dimanche 8 août 2010

Published in Gene Lees' Jazzletter, September 1995 :

A majority within all age classes today, not just the young, buy products, music, and ideas that are originally manufactured and promoted supposedly by and for the youngsters.

But of course, today anybody under sixty has grown up in a system that is reinforcing infantile behavior, so that adults do not just behave like kids because they refuse to age but because the values they acquired as young adults were infantile to begin with. Why did this happen, and why did it start in America?

For generations of Europeans who were told to obey and conform, America was the place where individuals had a chance to make it on their own terms. This culminated between the two World Wars, when an efficient economy gave people access to new technologies – film, radio, recording - at all levels of society, and at the same time an explosion of creativity occurred in jazz and cinema, where an incredible number of highly individual artists had the opportunity to develop and, through those technologies, meet a huge audience. Certainly the myth of the “land of opportunity” had a lot of substance then, and the American Dream seemed to have a chance to come true. European film directors, for instance, were going to Hollywood not only to escape from a very sick Europe, or for money, but also because California was where their craft was being constantly reinvented.

And then, quite suddenly, things got out of hand. Material freedom, for many, increased beyond expectations, and television, like a high-tech mirror, filled the void and reflected our confusion. For the first time in history (in America after World War II), an economy was efficient enough to free a large number of people from poverty and give them a choice trough political and economic democracy (the market economy), making all sorts of things instantly available and developing technologies (television) geared toward that goal. And the overwhelming majority’s choices have been indeed the ones children make when given no guidance; anything that is immediate, requires no effort, and entails no responsibility.

Once it was established by the late ‘50s that those where “popular” choices, products that were comforting them increasingly became the only ones available, since they were more profitable. Previously, only those individuals sufficiently armed to gain power (including artistically) would influence the values of a society; that produced historical tragedies and good art. Now the produce of no concept and no education is given a vehicle that broadcasts it cheaply everywhere. Through radio and especially television it lays itself over the culture of the world. And its vehicle is so powerful economically and psychologically (we naturally tend to accept images as truth) that it is much more competitive than the established cultures.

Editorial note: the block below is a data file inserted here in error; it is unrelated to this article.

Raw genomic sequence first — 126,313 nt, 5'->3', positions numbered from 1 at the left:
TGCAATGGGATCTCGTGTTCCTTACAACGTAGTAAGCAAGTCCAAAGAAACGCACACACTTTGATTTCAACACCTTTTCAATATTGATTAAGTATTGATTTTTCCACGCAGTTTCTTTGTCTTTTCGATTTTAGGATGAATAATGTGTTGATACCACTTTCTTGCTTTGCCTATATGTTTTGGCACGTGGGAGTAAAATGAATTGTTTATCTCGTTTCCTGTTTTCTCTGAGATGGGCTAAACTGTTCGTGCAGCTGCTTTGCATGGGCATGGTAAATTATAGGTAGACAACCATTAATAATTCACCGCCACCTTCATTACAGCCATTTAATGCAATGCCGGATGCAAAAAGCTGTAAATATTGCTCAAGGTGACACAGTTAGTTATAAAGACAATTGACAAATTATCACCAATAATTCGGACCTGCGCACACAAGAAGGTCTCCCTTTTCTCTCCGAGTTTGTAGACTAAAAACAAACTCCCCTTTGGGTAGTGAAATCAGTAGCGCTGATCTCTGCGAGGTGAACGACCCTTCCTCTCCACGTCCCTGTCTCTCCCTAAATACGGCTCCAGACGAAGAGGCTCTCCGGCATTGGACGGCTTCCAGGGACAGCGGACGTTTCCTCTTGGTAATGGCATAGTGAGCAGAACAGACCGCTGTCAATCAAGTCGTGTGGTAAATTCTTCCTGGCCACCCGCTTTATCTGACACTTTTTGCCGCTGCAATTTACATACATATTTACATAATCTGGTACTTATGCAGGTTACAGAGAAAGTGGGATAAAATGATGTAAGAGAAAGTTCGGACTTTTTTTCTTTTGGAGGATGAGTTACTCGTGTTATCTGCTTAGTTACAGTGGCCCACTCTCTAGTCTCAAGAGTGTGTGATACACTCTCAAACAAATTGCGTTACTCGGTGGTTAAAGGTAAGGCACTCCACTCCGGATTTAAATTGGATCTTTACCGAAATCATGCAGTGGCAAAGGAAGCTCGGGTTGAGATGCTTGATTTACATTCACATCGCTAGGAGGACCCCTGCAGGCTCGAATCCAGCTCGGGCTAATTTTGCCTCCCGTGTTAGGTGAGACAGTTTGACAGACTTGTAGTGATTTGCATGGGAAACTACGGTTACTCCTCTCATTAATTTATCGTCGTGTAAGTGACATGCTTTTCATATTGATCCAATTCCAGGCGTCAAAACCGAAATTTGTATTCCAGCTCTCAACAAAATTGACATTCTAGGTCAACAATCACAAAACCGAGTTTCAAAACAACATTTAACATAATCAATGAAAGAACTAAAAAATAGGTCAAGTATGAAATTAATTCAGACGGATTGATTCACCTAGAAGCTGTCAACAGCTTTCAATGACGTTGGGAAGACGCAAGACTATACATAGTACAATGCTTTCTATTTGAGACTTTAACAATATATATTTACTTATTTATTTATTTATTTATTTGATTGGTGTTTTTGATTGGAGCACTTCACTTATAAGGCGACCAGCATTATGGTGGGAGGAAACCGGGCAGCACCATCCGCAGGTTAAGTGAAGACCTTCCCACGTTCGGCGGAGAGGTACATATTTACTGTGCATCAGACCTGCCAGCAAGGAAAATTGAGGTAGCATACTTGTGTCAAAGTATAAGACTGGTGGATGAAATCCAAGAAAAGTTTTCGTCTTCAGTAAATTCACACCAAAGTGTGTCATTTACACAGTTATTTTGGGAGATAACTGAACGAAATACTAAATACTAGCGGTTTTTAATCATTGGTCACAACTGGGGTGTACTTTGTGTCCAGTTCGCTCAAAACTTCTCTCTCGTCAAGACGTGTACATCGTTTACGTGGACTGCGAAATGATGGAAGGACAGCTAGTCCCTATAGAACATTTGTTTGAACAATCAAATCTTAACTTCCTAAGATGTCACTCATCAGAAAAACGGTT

It is so much easier, requires no effort, and we are not supposed to be responsible for what it shows. It is also so “democratic” that we can all understand it. Likewise, rock is more “democratic” than jazz: we could all potentially play some rock; to play jazz you need to be a musician to begin with. And that’s elitist!

Before this loop was closed (people are given the financial means of choice as well as the easiest alternatives and choose them; then no other alternative is available) it was still possible to have a functioning market for the tastes of minorities. In the ‘50s jazz was not anywhere near the popular music that it was in the ‘30s. As such it was already being replaced by rock, and still the ‘50s were an incredibly creative period for jazz, and it was finding its market with dedicated fans. But those fans grew up in the previous decades. After that, almost everybody who could by a record was given an opportunity to indulge in a natural penchant for laziness when he was forming his taste as an adolescent, so that every incremental investment to record the umpteenth version of some rock trash was finding a bigger, more profitable market than the recording of jazz.

The same economic system that gave individuals a choice made sure that they would make the same choice as everybody else – choose the lowest common denominator – and would not form their own values but buy the same ready-made values as all the others. Not surprisingly, there grew at the same time a sense of estrangement from the world around us, and while we destroy our planet, we are absorbed in creating “virtual reality”.Psychiatrists tell us that nothing is so dangerous as a child’s mind in an adult’s body, where the sublimation process (the expression of impulses in constructive forms) has not happened. That is not a bad definition of what has happened to our society.

It is irresponsible to give children all choices without giving them the tool to make them.
We need more people who think and choose as individuals instead of buying what they are told they all want.

God bless the child that’s got his own.

Claude Neuman (in Gene Lees’ Jazzletter, September 1995)